Climbing Mount Everest

At 8,848 metres, or 29,029 feet, Mount Everest is the tallest mountain in the world.

Everest has fascinated mountaineers since the British Great Trigonometrical Survey identified it as the world’s highest peak in the mid-19th century. But, despite a number of well-prepared expeditions, it was not conquered for almost another century.

The mountain's attraction is easy to understand: Everest offers views over some of the most beautiful scenery on earth (for instance, the nearby peaks of Lhotse, Nuptse and Ama Dablam); it presents an enormous physical and mental challenge (humans were, after all, not designed to survive at over 8,000 metres, an altitude referred to by mountaineers as the 'death zone'); and allows those who summit it to say that they have—if only for a few minutes—been the highest person on earth.

But climbing Mount Everest has become increasingly controversial since the deaths of eight climbers on the mountain during a blizzard in May 1996, recounted in the book Into Thin Air and in the 2015 feature film Everest. The mountain is undoubtedly overcrowded in the 2-week weather window that opens up at the middle of each May. It has become polluted with oxygen bottles, litter, defecation and even dead bodies, especially at the higher camps. And a lack of regulation has permitted inexperienced climbers to attempt the climb, posing a danger to themselves and others.

1. The first ascent of Everest

Edmund Hillary and Tenging Norgay (© Jamling Tenzing Norgay, CC-BY-ASA-3.0)

Initially called Peak XV, Everest was named after former British surveyor-general Sir George Everest.

Its Tibetan name is Chomolungma (roughly translated as goddess mother of the earth), and its Nepalese name is Sagamartha (meaning brow of the sky).

George Mallory may have been the first to ascend Everest, in June 1924, when he was seen 800 feet from the summit. But he perished soon afterwards and so it is not known whether he reached the top.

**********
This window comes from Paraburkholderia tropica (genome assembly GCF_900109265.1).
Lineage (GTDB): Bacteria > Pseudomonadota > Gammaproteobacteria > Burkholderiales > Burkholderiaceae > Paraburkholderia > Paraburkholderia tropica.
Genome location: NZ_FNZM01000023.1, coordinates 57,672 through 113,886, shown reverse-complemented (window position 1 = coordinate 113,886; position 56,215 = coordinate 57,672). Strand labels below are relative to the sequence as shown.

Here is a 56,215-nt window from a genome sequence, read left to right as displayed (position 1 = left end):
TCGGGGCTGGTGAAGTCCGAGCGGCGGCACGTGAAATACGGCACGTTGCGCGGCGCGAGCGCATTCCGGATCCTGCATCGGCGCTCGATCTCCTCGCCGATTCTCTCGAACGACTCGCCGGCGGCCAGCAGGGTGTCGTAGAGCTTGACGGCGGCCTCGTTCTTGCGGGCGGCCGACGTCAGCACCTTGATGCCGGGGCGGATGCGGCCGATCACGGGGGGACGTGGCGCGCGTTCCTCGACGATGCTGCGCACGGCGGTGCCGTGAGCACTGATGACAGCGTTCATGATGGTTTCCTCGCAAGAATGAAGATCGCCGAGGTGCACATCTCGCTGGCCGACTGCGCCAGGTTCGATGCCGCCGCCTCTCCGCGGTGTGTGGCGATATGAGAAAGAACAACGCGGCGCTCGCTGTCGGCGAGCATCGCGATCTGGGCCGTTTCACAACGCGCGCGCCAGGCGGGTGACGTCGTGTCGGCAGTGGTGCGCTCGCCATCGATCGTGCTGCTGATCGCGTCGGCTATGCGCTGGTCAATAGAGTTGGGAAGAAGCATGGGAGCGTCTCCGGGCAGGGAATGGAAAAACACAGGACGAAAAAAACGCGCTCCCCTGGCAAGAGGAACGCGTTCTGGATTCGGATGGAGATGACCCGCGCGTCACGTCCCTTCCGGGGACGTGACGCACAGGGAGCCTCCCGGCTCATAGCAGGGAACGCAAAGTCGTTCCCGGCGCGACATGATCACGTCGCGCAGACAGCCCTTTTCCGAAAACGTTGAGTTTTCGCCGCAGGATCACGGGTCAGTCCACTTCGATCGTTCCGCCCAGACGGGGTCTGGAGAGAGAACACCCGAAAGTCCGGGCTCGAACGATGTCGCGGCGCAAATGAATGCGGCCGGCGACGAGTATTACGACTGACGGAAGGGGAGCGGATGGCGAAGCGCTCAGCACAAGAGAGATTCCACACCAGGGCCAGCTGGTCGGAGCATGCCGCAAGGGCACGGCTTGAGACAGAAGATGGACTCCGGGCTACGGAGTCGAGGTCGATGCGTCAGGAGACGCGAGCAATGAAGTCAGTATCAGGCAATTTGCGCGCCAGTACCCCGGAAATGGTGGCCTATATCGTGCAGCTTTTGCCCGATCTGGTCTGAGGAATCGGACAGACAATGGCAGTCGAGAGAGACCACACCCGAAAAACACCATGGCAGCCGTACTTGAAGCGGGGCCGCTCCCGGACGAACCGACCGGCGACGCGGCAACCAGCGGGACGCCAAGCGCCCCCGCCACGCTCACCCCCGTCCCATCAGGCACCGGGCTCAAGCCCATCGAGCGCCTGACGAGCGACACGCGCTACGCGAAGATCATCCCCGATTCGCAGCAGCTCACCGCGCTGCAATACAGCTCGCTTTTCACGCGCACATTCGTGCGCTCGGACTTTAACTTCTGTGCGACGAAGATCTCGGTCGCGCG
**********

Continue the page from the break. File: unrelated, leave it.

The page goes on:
Mallory also uttered the most famous observation about the mountain: when asked in 1923 why he wanted to climb Everest, he retorted "because it's there".

The first ascent is instead attributed to New Zealander Sir Edmund Hillary and Sherpa Tenzing Norgay, who reached the summit simultaneously as part of a British-led expedition on 29 May 1953. News that the expedition, headed by Colonel John Hunt, had been successful arrived back in London in time to be released on the morning of Queen Elizabeth II’s coronation four days later.

In May 1975, Junko Tabei became the first female to climb the mountain. Three years later Reinhold Messner and Peter Habeler were the first to achieve the summit without bottled oxygen. Messner, perhaps the most prolific mountaineer of all time, said that he would climb Everest "by fair means" or not at all. He repeated the feat from the Tibetan side in 1980, but this time without Habeler, chalking up the first solo ascent of Everest in the process.

 

2. Base Camp

Everest and Lhotse, Everest region. Gokyo Lakes, Sagamartha National Park

Everest's summit is on the Nepal/China border, but the easier South Col route to the top travels through Nepalese terrain.

This route starts from the 5380-metre Everest Base Camp, reached by 6-8 day trek from Lukla airport (2860 m, also known as the Tenzing-Hillary Airport), itself a 40-minute flight by light plane from Kathmandu's Tribhuvan airport.

The usual route takes climbers to Phakding (2640 m, day 1), Namche Bazaar (3440 m, day 2, where an acclimatization day is advisable), Tengboche (3867 m, day 4), Dingboche (4260 m, day 5, where another acclimatization day is taken), Lobuche (4930 m, day 7) and Base Camp (5380 m, day 8).

Base Camp is no more than a basic campsite, with tents pitched on the rock and gravel that at this point cover the bottom reaches of the Khumbu Glacier.

During the peak climbing months—April and May each year—Base Camp turns into a tented city, bustling with Sherpas, porters, cooks and yaks organizing camping, climbing and communications equipment.